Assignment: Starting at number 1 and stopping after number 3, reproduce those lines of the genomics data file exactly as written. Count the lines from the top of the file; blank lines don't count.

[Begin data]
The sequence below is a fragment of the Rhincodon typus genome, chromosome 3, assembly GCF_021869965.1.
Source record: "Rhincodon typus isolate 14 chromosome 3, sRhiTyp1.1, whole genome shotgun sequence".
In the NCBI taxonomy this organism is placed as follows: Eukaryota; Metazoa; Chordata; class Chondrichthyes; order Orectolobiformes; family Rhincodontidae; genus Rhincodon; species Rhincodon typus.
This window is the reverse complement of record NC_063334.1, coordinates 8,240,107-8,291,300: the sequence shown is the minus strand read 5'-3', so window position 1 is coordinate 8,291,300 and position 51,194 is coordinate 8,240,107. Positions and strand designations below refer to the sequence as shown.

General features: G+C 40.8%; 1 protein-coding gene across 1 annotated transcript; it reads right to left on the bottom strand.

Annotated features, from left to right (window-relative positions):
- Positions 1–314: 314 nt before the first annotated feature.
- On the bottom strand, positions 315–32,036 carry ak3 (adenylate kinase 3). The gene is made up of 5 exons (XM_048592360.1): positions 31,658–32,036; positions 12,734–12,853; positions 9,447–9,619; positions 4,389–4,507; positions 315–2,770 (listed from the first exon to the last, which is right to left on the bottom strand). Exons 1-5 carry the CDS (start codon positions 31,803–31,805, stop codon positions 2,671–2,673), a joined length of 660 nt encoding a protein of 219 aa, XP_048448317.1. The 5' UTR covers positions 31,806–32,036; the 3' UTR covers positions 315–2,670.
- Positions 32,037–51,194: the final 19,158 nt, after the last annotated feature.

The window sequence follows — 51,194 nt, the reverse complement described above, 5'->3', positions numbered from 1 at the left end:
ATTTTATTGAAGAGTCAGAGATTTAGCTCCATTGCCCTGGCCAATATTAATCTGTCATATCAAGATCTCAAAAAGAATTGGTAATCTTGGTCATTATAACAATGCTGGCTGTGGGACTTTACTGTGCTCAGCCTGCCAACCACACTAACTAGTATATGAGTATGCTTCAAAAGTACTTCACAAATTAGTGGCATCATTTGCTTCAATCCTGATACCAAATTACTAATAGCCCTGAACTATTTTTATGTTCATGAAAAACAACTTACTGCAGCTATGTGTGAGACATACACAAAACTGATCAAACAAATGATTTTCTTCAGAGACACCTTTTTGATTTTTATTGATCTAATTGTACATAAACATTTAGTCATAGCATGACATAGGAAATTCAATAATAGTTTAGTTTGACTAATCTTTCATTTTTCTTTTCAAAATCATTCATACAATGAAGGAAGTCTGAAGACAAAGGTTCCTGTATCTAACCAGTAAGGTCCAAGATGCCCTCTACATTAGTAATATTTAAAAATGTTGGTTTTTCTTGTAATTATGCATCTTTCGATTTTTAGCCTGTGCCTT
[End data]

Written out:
The sequence below is a fragment of the Rhincodon typus genome, chromosome 3, assembly GCF_021869965.1.
Source record: "Rhincodon typus isolate 14 chromosome 3, sRhiTyp1.1, whole genome shotgun sequence".
In the NCBI taxonomy this organism is placed as follows: Eukaryota; Metazoa; Chordata; class Chondrichthyes; order Orectolobiformes; family Rhincodontidae; genus Rhincodon; species Rhincodon typus.